Two key figures in the McMahan brother drug conspiracy received stiff federal prison sentences last Wednesday for their part in what officials called a “decade-long” drug operation conspiracy. That operation was headquartered in a clothing store in the 5900 block of West Chicago Avenue, with its main sales operation in the 100 block of South Waller.

With some two dozen friends and family members present last Wednesday morning, Aug. 31, Federal District Judge Amy St. Eve sentenced 34-year-old Antonio McMahan to 324 months in prison. McMahan is the first of nine men convicted in a trial this past spring in St. Eve’s courtroom to be sentenced.

McMahan’s defense counsel, Steven Saltzman, had argued for a 210-month sentence. But Assistant U.S. Attorney Christina Egan argued that 210 months was not nearly long enough for a person found guilty of three serious felonies and possessing McMahan’s criminal history. St. Eve sided with Egan, castigating McMahan for his lack of remorse despite what she termed compelling evidence and his attorney’s own words. Pointing to McMahan’s leadership in the decade-long drug operation, St. Eve told him that she found the fact that he showed no remorse “quite shocking.”

“For more than a decade, you were putting drugs on the streets of Chicago,” St. Eve told McMahan. “You were feeding addictions and ruining lives.”

It could have been worse?”St. Eve sentenced McMahan to the low end of a 324- to 405-month sentencing guideline. Still, with the requirement that at least 85 percent of a sentence be served before parole, the sentence guarantees that Antonio McMahan will be nearly 60 years old when he’s released from federal prison.

McMahan’s lawyer asked St. Eve to recommend he be sent to the Federal Correctional Institution in Oxford, Wis., a medium security prison located 60 miles north of Madison. St. Eve replied that she would recommend McMahan serve his time near Chicago, but stressed that the final decision was solely up to the Federal Bureau of Prisons.

Noting that “families always suffer, and your family will suffer,” St. Eve. told McMahan and those in the gallery, “I wish more defendants thought of that [before] they committed these crimes.”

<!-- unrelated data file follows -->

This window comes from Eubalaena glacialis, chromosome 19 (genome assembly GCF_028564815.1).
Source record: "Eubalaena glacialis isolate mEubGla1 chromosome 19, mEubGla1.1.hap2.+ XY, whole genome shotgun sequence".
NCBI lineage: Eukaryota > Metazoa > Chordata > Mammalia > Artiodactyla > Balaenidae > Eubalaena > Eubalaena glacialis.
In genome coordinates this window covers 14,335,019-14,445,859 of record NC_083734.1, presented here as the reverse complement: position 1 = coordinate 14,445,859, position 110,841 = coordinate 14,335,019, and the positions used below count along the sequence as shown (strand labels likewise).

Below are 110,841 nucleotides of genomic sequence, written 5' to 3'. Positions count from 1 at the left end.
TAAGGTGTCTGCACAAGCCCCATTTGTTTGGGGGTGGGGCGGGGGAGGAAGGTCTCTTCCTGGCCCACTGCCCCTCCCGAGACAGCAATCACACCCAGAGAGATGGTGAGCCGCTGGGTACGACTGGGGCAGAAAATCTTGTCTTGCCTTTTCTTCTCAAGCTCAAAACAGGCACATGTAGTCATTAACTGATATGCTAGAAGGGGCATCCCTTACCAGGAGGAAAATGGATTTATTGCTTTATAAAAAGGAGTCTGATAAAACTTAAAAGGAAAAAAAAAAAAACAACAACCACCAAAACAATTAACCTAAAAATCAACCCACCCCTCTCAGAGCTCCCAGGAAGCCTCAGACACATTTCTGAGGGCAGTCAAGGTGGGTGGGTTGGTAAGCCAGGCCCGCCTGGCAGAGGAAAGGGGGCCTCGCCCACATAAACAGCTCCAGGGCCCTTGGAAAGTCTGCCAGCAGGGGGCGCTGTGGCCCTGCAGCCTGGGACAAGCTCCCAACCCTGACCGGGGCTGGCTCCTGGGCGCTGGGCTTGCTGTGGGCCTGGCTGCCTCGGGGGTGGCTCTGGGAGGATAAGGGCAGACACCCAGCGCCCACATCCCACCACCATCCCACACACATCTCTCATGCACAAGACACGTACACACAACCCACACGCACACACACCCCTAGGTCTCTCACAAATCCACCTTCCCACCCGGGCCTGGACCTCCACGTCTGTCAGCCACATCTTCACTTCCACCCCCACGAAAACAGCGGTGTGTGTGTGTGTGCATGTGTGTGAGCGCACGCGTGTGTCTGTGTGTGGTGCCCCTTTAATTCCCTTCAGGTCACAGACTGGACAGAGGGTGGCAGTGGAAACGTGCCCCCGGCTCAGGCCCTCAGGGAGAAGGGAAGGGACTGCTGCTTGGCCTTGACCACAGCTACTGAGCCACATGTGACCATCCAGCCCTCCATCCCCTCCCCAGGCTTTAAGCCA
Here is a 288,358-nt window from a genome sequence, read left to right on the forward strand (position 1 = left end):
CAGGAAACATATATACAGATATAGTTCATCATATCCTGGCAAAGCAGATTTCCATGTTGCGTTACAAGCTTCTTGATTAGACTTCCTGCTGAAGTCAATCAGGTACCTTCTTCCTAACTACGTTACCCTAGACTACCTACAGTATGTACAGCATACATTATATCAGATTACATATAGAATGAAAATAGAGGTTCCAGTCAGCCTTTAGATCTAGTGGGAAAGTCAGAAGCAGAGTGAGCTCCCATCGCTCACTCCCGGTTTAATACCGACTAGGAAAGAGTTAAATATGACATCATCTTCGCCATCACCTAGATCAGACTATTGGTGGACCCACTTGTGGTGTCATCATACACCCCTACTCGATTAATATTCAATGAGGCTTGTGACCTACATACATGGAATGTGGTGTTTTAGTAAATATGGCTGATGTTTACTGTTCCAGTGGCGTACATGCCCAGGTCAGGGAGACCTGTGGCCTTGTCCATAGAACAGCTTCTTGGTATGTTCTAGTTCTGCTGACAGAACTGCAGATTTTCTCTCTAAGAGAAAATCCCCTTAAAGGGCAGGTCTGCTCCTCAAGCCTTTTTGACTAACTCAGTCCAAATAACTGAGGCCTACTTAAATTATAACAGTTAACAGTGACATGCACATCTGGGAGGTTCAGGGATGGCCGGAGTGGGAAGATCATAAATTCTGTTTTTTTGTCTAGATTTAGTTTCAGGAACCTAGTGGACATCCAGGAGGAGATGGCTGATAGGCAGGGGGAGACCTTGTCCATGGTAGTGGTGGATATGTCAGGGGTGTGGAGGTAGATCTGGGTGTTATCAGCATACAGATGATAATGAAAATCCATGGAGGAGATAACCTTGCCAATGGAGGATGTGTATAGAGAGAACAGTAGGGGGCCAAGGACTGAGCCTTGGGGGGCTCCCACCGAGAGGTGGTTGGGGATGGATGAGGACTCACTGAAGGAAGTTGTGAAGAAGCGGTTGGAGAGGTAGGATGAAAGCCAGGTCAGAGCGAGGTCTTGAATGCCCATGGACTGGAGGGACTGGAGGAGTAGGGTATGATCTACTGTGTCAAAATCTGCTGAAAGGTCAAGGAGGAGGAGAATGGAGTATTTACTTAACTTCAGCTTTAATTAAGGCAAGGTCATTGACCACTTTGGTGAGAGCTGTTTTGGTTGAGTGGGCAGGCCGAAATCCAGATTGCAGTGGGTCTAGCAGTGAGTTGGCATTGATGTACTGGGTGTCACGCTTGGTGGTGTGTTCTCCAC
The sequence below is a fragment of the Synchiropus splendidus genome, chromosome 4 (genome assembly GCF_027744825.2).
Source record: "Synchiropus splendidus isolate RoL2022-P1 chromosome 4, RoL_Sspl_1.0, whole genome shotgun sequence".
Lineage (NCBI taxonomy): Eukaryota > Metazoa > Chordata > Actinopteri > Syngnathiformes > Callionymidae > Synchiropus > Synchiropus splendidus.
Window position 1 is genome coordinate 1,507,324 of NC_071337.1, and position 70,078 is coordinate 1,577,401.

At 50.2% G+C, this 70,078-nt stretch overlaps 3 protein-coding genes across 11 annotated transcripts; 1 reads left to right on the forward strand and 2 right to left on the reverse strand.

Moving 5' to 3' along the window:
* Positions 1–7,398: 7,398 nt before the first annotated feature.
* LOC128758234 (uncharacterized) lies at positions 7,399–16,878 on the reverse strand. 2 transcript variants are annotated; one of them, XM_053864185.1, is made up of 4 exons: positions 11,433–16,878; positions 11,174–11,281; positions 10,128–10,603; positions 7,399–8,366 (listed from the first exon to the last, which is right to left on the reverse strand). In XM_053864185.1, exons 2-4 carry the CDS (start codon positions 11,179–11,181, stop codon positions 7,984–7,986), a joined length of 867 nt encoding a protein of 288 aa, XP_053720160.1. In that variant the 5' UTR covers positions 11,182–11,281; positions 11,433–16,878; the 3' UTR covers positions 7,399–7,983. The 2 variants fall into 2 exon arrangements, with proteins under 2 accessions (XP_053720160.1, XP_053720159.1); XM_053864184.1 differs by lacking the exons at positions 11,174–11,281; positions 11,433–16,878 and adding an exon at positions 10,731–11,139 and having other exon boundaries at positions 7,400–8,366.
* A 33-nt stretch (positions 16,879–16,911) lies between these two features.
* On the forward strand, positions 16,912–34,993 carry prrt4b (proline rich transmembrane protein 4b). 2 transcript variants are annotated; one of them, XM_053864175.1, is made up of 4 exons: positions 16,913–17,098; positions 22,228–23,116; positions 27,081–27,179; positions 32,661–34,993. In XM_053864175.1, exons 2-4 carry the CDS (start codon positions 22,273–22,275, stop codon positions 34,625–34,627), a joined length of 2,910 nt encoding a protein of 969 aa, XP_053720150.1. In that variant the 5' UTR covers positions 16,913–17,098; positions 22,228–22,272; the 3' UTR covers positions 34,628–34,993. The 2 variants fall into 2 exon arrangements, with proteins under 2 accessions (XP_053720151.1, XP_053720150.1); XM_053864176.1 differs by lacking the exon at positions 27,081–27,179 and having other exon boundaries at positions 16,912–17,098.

McMahan, dressed in an oversized orange prison jump suit and plain canvas sneakers, was then escorted to a door leading to the holding cells. Turning momentarily, he glanced over at family seated in the gallery, and gave a short wave and a half smile.

Out in the hallway, a young woman struggled with another woman seeking to console her.

“They can’t do this! No! They can’t do this,” she cried out, falling to her knees and sobbing.

Gino McMahan, 29, was to be sentenced next after Antonio, but told the judge that he had not had time to prepare an adequate response to the government’s presentencing report.

“I’m basically lost,” he told St. Eve.

When St. Eve asked if he’d spoken with his brother following Antonio’s sentencing, Gino said he hadn’t. However a U.S. Marshall said that Antonio had been placed in a holding cell with Gino immediately after being sentenced.

Asked by St. Eve how long he’d spoken with his lawyer about the presentencing report, Gino McMahan replied, “About two minutes.” However his lawyer, Turnley Lee Boyd, told the judge he’d conferred with his client for some 30 to 45 minutes.

“I’m fighting for my life here,” McMahan told the judge. “I need to study case law, and everything, to get my arguments set.”

St. Eve then told Boyd to spend all the time McMahan needed over the next two days to understand the ramifications of the presenting report.

“Sit down and go over this with him, line by line,” she told Boyd, and rescheduled McMahan’s sentencing for Sept. 2. The delay didn’t change the outcome much. On Sept. 2, Gino McMahan was sentenced to 26 years in prison.

Later on the morning of Aug. 31, St. Eve sentenced another McMahan conspiracy figure, DeShaun Smith, to 92 months in prison. Noting that she was impressed by Smith’s admission of personal responsibility and remorse for his actions, she told him, “I hope what you have said in this court is accurate. Serve your time and become a better person.”